Perioral dermatitis is an erythematous, papulopustulöses Gesichtsexanthem that looks like acne and / or rosacea, but typically begins around the mouth.

Although many triggers of perioral dermatitis have been proposed, such as exposure with topical corticosteroids and / or fluoride in water and toothpaste, but ultimately the etiology is unknown. Despite its name, it is in the perioral dermatitis not a real dermatitis. Affected mostly women of childbearing age and children. The rash typically begins in the nasolabial folds and perioral spreads out, with the area around the cupid bow lips left out. Also possible is a periorbital spread, also involving the forehead.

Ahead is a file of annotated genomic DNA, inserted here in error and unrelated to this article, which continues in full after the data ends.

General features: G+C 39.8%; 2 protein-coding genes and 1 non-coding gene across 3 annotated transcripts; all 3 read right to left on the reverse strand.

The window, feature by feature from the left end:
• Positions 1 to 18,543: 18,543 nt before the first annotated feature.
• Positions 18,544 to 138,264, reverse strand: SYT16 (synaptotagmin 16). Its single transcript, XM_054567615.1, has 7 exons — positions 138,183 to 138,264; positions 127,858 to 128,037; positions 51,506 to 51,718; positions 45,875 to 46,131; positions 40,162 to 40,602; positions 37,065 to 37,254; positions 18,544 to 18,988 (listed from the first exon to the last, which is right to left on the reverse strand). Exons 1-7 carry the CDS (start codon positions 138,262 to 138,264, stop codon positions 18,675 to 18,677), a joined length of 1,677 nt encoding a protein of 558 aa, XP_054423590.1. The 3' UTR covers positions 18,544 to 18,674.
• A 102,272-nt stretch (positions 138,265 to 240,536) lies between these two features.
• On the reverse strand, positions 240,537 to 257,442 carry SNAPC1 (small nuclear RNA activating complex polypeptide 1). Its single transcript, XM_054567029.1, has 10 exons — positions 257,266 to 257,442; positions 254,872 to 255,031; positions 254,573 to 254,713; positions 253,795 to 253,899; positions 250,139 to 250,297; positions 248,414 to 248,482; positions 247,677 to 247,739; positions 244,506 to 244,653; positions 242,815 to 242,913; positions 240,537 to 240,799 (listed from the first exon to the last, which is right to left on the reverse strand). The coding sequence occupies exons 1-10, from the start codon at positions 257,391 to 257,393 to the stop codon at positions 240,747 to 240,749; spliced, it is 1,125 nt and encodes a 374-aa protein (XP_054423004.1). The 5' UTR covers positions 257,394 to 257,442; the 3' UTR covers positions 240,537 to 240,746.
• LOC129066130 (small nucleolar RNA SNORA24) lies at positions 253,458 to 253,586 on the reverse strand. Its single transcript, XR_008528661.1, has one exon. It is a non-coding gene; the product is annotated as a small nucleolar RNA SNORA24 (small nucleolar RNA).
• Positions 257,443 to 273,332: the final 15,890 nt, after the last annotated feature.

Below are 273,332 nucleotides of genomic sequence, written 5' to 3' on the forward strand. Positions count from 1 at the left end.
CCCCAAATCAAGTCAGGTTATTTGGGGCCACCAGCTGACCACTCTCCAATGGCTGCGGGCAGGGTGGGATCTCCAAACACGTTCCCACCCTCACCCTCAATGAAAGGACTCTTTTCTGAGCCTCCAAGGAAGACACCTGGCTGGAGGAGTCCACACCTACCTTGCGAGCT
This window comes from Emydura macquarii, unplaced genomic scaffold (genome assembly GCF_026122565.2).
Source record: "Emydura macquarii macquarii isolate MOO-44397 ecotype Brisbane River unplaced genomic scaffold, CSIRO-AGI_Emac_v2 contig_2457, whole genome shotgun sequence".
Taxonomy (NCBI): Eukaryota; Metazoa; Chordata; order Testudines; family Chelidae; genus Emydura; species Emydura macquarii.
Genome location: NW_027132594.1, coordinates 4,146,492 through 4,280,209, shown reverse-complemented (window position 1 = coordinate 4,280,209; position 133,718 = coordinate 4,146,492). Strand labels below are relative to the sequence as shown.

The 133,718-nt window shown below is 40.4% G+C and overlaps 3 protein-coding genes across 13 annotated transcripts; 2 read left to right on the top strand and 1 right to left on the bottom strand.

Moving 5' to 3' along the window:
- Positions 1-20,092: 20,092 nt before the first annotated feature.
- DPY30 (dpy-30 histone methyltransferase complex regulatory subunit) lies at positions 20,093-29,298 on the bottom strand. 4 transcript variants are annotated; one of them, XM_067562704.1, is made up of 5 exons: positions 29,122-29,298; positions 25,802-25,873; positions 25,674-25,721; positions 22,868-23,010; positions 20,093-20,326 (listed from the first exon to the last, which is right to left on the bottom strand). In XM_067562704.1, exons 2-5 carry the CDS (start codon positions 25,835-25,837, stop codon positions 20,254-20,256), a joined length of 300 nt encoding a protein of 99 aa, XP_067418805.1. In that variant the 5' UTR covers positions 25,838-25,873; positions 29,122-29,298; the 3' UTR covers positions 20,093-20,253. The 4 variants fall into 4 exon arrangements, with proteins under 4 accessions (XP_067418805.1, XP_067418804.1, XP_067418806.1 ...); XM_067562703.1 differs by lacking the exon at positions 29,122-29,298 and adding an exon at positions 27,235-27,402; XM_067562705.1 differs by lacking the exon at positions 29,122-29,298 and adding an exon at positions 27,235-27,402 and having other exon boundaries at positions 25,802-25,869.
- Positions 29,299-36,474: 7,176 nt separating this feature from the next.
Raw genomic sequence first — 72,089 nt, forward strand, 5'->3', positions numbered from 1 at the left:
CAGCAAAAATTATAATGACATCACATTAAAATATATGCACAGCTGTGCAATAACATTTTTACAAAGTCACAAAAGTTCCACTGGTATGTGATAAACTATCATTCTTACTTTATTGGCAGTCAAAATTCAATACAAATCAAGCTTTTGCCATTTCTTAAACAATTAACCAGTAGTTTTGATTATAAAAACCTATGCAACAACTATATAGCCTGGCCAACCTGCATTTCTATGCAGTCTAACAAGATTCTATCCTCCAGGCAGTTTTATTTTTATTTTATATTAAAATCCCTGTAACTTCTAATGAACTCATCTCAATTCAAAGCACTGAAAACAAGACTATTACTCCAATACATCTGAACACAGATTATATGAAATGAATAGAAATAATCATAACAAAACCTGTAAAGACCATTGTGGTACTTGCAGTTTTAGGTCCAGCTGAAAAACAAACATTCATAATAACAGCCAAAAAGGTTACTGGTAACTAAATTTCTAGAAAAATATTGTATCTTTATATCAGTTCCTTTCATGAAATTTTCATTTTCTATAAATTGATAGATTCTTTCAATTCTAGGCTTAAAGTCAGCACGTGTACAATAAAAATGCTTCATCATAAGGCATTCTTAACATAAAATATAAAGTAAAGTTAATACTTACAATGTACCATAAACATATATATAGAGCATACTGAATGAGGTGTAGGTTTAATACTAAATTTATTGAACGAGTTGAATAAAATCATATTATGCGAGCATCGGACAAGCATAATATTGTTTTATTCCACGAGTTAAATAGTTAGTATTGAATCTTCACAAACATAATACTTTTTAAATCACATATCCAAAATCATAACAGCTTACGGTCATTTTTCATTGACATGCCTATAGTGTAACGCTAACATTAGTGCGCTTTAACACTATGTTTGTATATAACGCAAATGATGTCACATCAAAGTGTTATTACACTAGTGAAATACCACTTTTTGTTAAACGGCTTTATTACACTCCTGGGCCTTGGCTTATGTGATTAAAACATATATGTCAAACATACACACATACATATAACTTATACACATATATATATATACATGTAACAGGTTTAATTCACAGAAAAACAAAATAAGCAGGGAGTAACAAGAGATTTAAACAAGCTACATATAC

Perioral dermatitis is an erythematous, papulopustul√∂ses Gesichtsexanthem that looks like acne and / or rosacea, but typically begins around the mouth. Although many triggers of perioral dermatitis have been proposed, such as exposure with topical corticosteroids and / or fluoride in water and toothpaste, but ultimately the etiology is unknown. Despite its name, it is in the perioral dermatitis not a real dermatitis. Affected mostly women of childbearing age and children. The rash typically begins in the nasolabial folds and perioral spreads out, with the area around the cupid bow lips left out. Also possible is a periorbital spread, also involving the forehead. Diagnosis Clinical Investigation The diagnosis is made clinically by the appearance. Perioral dermatitis differs from acne due to the absence of comedones and of rosacea because the latter does not cause lesions around the mouth and eyes. must be excluded also the seborrheic dermatitis and contact dermatitis. The clinically most unindexed biopsy shows spongiosis and a lymphohistiocytic infiltrate the vellus. When lupoid variant granulomas may be present. Perioral dermatitis Image courtesy of Shahbaz Janjua, M.D. var model = {thumbnailUrl: ‘/-/media/manual/professional/images/perioral_dermatitis_high_de.jpg?la=de&thn=0&mw=350’ imageUrl: ‘/-/media/manual/professional/images/perioral_dermatitis_high_de.jpg?la = en & thn = 0 ‘, title:’ Perioral dermatitis’ description: ” credits’ image courtesy of Shahbaz Janjua, MD ‘, hideCredits: false, hideTitle: false, hideFigure: false, hideDescription: true}; var panel = $ (MManual.utils.getCurrentScript ()) Closest ( ‘image-element-panel.’). ko.applyBindings (model, panel.get (0)); Therapy avoid fluorinated dental products and topical corticosteroids topical antibiotics or oral tetracycline Treatment involves terminating the use of fluorinated products and dental topical corticosteroids (if used). Instead, for 4 weeks topical antibiotics (eg., 2 times a day Erythromycin 2% or metronidazole 0.75% gel or cream) or oral tetracycline 2 times daily 250-500 mg po used (between meals) and to the lowest effective dose yet tapered off. Alternative oral antibiotics are doxycycline 2 times a day from 50 to 100 mg and minocycline 2 times a day from 50 to 100 mg. Unlike the acne treatment with antibiotics can be stopped in the perioral dermatitis usually. The reason for the effectiveness of antibiotics for perioral dermatitis is unknown because there is no evidence of infection. Topical pimecrolimus (gt for People &; age 2 years) reduces the severity of the disease. For the treatment of granulomatous perioral dermatitis isotretinoin has been used successfully.

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